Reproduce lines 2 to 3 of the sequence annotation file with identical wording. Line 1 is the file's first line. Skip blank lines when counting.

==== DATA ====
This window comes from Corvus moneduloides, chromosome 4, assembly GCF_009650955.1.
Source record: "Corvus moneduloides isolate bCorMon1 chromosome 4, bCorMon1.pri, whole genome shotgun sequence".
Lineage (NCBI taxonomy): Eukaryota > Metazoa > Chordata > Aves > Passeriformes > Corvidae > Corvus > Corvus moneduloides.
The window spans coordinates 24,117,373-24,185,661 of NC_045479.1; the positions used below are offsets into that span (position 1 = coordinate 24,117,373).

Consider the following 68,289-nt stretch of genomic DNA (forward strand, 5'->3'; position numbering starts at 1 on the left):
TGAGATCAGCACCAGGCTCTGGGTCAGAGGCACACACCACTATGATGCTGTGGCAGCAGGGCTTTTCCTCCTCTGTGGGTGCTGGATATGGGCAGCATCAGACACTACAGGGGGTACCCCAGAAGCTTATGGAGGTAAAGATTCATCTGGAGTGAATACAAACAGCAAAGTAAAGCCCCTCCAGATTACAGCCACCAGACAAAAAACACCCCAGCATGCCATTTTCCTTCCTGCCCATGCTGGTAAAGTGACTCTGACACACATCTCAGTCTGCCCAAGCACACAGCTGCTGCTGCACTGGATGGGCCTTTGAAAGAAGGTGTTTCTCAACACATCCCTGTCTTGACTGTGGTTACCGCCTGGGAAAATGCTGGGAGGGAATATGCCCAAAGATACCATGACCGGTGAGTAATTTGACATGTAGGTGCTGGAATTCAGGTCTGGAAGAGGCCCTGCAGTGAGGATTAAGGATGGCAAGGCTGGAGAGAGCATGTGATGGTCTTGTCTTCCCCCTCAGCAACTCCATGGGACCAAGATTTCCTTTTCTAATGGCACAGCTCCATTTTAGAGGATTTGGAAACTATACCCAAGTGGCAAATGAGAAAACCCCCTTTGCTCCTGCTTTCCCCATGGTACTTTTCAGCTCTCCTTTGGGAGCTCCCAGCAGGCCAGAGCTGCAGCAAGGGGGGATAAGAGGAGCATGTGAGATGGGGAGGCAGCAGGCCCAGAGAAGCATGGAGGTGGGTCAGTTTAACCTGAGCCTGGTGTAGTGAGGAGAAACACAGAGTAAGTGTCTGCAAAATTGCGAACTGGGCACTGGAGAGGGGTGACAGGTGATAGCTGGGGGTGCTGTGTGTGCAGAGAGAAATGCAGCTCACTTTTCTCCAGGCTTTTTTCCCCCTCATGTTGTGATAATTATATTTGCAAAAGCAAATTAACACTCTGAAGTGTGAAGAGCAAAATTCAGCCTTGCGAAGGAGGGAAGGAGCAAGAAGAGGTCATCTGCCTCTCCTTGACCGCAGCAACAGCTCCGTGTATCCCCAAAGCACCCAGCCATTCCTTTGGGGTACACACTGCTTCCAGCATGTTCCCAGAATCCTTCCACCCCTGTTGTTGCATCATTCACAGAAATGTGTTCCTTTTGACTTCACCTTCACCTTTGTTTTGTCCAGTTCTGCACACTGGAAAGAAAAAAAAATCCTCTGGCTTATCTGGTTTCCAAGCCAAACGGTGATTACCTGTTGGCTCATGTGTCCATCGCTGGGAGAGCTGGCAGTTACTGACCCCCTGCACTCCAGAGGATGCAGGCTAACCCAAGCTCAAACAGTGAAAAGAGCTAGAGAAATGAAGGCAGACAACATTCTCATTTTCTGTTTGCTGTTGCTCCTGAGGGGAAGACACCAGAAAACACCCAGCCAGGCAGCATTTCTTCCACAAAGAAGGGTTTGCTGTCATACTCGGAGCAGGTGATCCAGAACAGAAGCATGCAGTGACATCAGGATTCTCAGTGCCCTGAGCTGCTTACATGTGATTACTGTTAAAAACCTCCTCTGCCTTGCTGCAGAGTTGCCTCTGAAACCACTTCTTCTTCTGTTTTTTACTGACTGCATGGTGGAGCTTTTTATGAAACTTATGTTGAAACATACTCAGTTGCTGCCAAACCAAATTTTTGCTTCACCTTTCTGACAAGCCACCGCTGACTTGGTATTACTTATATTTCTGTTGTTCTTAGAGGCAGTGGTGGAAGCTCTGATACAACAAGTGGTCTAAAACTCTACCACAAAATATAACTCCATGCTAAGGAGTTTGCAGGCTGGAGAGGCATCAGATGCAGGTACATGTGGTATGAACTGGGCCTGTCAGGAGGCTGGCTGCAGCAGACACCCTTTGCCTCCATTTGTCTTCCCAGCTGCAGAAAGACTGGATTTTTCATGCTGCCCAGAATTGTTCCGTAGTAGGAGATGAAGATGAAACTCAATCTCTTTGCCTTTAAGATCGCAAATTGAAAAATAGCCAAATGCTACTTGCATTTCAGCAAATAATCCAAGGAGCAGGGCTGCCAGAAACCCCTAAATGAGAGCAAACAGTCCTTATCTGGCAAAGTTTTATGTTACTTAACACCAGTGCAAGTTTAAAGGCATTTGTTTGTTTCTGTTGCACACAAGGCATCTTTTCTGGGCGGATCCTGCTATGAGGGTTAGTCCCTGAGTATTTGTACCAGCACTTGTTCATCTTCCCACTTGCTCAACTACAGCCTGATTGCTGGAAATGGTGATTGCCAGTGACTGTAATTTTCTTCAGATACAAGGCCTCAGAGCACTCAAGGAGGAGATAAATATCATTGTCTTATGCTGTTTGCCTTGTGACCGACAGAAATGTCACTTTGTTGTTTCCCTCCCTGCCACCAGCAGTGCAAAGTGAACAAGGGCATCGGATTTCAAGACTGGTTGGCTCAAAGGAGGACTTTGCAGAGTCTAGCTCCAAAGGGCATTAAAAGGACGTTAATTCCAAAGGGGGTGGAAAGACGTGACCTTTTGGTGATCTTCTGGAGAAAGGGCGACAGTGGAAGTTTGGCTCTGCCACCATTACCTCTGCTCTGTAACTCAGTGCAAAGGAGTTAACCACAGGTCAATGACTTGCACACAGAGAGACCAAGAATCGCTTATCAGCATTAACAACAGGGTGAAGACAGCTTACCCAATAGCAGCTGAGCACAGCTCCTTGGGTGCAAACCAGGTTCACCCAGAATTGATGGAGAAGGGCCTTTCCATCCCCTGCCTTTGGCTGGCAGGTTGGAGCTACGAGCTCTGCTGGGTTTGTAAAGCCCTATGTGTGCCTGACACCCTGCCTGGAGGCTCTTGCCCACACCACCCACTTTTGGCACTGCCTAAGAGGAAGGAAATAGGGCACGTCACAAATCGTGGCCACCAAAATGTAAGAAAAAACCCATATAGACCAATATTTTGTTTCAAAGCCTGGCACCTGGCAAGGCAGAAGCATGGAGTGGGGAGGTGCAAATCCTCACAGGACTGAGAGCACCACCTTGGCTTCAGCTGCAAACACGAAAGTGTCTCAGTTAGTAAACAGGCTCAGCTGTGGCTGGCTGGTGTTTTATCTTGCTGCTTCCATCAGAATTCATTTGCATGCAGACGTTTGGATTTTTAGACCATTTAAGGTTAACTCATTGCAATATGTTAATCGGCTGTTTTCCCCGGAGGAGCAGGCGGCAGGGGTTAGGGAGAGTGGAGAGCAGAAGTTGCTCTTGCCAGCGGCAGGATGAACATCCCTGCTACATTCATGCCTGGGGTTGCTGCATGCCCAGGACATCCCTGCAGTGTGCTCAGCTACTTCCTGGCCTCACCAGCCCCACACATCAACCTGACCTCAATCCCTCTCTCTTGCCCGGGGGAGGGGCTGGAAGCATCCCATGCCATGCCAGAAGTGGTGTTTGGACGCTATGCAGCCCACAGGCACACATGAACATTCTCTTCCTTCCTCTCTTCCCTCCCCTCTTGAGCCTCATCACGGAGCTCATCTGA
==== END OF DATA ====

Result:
Source record: "Corvus moneduloides isolate bCorMon1 chromosome 4, bCorMon1.pri, whole genome shotgun sequence".
Lineage (NCBI taxonomy): Eukaryota > Metazoa > Chordata > Aves > Passeriformes > Corvidae > Corvus > Corvus moneduloides.